Frobisher Bay, 2012, iced out

In the north we not only have to contend with all the usual marine conditions such as tides, winds, etc. but must also factor ice into the equation as well. And this year, although Iqaluit has been enjoying 20°C weather, Frobisher Bay is still very much locked in ice. After 3 days of being out on the water, surveying all the islands we could get near that had eiders on them we literally hit a wall of ice.

We depend on local knowledge and the people we work with to know the ins and outs of the bays and conditions. We also use sea ice maps from the Canadian Ice Service to gauge what is happening out on the water.  And by all accounts this year, the ice in Frobisher Bay was late in breaking up, and going now where quickly. And unfortunately surrounding two groups of islands that we wanted to survey.

This is a map from the Canadian Ice Service of Frobisher Bay during our last couple of days in the area.  Frobisher is the lowest deep bay on the map, and you can see Iqaluit is right up near the head of the bay where there is some open water. All the red areas are regions where the ice is thick, and covering 90+% of the water surface, making boating unsafe. The yellow stars are the sites, and as you can see one star is within safe boating conditions, but the second two locations were well beyond the ice.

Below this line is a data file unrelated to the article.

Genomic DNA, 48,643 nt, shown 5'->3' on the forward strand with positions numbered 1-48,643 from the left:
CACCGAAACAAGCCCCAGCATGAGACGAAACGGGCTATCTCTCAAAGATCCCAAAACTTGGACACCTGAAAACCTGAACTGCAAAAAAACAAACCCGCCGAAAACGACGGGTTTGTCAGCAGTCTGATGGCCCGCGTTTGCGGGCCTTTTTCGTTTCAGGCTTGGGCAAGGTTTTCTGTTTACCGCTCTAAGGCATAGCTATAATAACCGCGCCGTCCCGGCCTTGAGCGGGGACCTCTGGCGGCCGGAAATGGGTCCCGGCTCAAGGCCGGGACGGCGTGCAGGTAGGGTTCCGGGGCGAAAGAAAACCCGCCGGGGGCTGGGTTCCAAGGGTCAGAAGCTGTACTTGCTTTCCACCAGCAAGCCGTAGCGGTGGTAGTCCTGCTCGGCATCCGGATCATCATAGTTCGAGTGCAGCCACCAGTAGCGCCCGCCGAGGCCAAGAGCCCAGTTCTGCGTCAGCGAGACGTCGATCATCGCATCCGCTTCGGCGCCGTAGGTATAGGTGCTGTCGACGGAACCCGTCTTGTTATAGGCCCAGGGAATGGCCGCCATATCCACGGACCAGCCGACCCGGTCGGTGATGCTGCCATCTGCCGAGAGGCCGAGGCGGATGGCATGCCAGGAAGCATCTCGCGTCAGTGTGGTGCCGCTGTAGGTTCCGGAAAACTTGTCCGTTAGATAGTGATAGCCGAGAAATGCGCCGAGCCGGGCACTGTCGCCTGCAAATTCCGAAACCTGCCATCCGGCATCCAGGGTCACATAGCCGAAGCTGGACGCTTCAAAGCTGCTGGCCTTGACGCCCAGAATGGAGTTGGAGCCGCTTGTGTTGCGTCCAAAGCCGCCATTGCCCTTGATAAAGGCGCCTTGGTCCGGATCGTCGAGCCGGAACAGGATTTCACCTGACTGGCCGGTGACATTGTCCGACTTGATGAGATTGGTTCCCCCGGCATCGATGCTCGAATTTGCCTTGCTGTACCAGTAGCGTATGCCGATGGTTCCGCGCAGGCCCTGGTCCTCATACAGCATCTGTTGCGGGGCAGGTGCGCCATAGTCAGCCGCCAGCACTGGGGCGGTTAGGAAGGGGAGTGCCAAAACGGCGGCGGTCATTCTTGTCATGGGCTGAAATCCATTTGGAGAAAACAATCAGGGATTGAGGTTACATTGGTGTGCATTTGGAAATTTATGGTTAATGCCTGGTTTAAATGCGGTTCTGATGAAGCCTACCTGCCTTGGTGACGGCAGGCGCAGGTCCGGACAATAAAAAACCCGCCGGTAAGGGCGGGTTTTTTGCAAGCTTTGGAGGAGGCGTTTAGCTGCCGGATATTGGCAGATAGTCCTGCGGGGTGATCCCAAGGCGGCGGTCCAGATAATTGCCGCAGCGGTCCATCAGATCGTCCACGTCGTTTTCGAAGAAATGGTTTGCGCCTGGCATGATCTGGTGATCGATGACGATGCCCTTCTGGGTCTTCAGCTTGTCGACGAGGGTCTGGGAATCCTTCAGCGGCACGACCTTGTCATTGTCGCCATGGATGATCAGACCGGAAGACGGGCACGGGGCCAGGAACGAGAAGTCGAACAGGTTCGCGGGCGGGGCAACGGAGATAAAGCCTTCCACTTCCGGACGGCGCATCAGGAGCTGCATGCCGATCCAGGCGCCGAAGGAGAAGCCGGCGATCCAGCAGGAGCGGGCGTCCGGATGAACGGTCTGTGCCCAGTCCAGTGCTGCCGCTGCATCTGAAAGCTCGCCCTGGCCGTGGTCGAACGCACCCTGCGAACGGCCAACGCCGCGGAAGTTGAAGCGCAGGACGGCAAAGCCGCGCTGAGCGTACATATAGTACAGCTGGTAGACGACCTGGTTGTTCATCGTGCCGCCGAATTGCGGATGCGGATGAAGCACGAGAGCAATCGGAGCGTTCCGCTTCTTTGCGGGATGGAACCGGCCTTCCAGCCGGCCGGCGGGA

The ice maps allow us to see what is happening and plan out routes. Unfortunately this year the ice just didn’t cooperate. And although the ice is quite beautiful to boat around, it prevented us from getting to a number of islands on our survey list. So with no real ice movement on the horizon, our summer surveys have come to an end.

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